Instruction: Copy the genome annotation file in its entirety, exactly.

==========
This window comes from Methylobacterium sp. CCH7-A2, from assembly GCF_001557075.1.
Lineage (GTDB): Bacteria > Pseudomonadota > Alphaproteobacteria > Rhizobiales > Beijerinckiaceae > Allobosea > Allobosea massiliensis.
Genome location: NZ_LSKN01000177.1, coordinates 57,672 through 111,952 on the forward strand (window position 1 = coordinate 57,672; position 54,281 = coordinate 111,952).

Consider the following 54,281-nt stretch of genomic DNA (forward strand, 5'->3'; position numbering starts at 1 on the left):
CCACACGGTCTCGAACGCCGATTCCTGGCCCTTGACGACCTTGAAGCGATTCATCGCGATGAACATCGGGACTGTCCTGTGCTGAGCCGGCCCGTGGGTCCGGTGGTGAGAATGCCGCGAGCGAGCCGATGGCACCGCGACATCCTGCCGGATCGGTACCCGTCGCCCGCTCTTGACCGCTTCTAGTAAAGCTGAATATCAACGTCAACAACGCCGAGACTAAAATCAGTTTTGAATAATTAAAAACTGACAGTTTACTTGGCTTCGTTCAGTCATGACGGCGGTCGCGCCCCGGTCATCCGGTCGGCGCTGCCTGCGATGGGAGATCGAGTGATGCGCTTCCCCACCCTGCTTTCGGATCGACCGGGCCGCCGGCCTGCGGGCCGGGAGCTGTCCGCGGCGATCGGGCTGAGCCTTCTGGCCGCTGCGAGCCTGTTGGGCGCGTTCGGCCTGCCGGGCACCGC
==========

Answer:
This window comes from Methylobacterium sp. CCH7-A2, from assembly GCF_001557075.1.
Lineage (GTDB): Bacteria > Pseudomonadota > Alphaproteobacteria > Rhizobiales > Beijerinckiaceae > Allobosea > Allobosea massiliensis.
Genome location: NZ_LSKN01000177.1, coordinates 57,672 through 111,952 on the forward strand (window position 1 = coordinate 57,672; position 54,281 = coordinate 111,952).

Consider the following 54,281-nt stretch of genomic DNA (forward strand, 5'->3'; position numbering starts at 1 on the left):
CCACACGGTCTCGAACGCCGATTCCTGGCCCTTGACGACCTTGAAGCGATTCATCGCGATGAACATCGGGACTGTCCTGTGCTGAGCCGGCCCGTGGGTCCGGTGGTGAGAATGCCGCGAGCGAGCCGATGGCACCGCGACATCCTGCCGGATCGGTACCCGTCGCCCGCTCTTGACCGCTTCTAGTAAAGCTGAATATCAACGTCAACAACGCCGAGACTAAAATCAGTTTTGAATAATTAAAAACTGACAGTTTACTTGGCTTCGTTCAGTCATGACGGCGGTCGCGCCCCGGTCATCCGGTCGGCGCTGCCTGCGATGGGAGATCGAGTGATGCGCTTCCCCACCCTGCTTTCGGATCGACCGGGCCGCCGGCCTGCGGGCCGGGAGCTGTCCGCGGCGATCGGGCTGAGCCTTCTGGCCGCTGCGAGCCTGTTGGGCGCGTTCGGCCTGCCGGGCACCGC